The VIX index, the measure of Wall Street's panic, rose this morning by enough to qualify this as a very serious problem. That's of course bad, but it's a good thing because it means that a great number of people have tried very hard to avoid risk (e.g., by buying put and call options, by selling, by hoarding cash) and so now they can sit back and wait for things to settle down.
In other words, the signs of panic and desperation are abundant, and sufficient for this to be the peak of the crisis. It needn't go much further, because this crisis is still limited to housing and banking. The basic problem is simple: people bought a lot of housing at inflated prices with borrowed money, and it's now going bust. There's no quick and easy solution to this problem, since the Fed would have to ease so massively as to reflate everything and thus stop the decline in prices. So we are unlikely to get rid of the problem soon, no matter what the Fed does today (I would not ease if I were Bernanke). Meanwhile, the market is dealing with the consequences of the problem. Housing prices are getting marked down and the market is clearing. Surely the financial markets have priced in and digested the great majority of the real estate losses. This can't go on forever and we've probably seen the worst.
Throughout all this housing price implosion, people have made the mistake of thinking that wiping out a big chunk of real estate wealth would have a huge negative impact on the economy, but it hasn't. They continue to worry about this, only now in spades. The economy is weak, but not dangerously so. Life goes on quite normally for most people. There are no systemic problems such as tight money or higher taxes or tariff wars to deal with this time. These are the classic economy killers Art Laffer always talks about.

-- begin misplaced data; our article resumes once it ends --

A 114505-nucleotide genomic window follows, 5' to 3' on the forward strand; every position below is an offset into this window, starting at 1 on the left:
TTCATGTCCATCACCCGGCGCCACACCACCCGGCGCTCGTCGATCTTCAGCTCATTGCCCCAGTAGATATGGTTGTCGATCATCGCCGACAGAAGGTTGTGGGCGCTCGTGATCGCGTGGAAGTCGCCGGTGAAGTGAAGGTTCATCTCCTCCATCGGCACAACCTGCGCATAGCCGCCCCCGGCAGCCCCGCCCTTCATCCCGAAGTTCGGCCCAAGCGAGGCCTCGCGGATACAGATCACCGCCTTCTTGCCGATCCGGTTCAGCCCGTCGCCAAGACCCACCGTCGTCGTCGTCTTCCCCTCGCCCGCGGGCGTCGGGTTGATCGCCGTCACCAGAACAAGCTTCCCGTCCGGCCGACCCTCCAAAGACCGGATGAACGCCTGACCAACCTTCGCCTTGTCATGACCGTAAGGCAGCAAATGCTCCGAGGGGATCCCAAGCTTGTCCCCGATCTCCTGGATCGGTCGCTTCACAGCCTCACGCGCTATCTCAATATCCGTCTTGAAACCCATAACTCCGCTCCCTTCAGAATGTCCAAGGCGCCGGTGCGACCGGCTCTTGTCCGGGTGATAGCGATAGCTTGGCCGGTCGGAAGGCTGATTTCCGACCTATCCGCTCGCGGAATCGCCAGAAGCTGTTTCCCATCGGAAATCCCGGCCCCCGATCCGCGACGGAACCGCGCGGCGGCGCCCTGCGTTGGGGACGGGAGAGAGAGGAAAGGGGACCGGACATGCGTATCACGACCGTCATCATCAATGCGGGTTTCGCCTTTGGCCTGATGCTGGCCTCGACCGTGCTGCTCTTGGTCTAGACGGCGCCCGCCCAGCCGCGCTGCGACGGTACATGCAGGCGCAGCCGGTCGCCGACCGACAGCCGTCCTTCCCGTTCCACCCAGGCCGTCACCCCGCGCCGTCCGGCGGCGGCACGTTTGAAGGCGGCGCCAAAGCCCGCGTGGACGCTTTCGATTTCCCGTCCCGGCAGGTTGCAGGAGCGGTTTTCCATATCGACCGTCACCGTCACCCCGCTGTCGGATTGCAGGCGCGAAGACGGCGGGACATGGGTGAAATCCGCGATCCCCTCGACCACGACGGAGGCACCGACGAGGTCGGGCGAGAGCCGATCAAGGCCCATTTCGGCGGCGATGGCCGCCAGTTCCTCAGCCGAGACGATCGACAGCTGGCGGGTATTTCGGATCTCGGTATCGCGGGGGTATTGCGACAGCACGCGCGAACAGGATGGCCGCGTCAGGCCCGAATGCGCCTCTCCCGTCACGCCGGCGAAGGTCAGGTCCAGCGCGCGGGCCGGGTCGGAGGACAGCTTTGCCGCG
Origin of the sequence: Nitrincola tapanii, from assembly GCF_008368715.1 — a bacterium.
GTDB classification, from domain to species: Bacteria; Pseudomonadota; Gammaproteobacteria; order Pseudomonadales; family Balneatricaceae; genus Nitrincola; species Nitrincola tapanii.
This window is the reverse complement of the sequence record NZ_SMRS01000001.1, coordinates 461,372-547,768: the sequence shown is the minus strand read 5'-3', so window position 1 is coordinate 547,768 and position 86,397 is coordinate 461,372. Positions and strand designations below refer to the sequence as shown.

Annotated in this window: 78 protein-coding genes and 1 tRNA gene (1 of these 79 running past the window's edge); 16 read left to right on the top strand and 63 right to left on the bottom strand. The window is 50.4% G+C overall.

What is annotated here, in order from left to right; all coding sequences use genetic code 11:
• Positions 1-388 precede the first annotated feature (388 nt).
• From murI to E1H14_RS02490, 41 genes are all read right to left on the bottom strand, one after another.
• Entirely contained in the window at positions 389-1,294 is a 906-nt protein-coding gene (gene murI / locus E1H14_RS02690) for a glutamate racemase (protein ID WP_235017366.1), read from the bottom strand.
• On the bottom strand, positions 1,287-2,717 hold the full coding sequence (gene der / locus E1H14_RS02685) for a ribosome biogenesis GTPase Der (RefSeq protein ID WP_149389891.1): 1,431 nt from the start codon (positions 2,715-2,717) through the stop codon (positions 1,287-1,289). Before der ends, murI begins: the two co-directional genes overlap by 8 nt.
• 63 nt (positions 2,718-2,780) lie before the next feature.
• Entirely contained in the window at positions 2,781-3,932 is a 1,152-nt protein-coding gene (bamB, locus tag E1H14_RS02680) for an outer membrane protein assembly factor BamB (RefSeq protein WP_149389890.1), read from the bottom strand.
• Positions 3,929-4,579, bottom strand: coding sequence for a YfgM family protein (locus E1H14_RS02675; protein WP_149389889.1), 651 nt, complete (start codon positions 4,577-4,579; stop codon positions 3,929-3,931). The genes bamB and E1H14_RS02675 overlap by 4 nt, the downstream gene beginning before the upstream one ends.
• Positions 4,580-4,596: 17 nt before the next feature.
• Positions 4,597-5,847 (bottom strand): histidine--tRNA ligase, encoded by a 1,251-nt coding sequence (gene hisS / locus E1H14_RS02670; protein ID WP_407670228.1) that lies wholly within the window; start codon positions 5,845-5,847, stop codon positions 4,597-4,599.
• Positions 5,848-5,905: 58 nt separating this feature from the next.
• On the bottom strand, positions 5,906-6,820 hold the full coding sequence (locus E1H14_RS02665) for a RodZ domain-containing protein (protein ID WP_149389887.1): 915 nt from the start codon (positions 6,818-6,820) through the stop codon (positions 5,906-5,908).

The Fed holds a lot of the blame for all this. Easy money in the 2002-2005 period gave a boost to leverage strategies, housing prices, and all things physical. They've been trying to recapture the love, so to speak, by cutting interest rates, but it hasn't helped much, and that doesn't surprise me. You can't dial up inflation at will, it takes time and effort. Still, the CPI ex-energy rose 3.1% in the past year, and rose at a 3.4% rate in the past six months. This is an ongoing, but relatively moderate reflation that is making its way through the economy. Every day that helps narrow the gap between housing prices and reality; that lessens the pressure on housing prices to decline, by making them more affordable.
I don't agree with Gross that this will be a deleveraging implosion that leads to a massive or ongoing deflation. Once the losses are taken and the dust settles, life will go on as normal. We've got quite a few years of easy money in the pipeline that is waiting to show up in prices in coming years. Thank goodness oil has come down below 100! That takes a lot of pressure off, but $92 oil is still a sign that inflationary pressures are in the pipeline. Oil today is still 15% above where it was a year ago.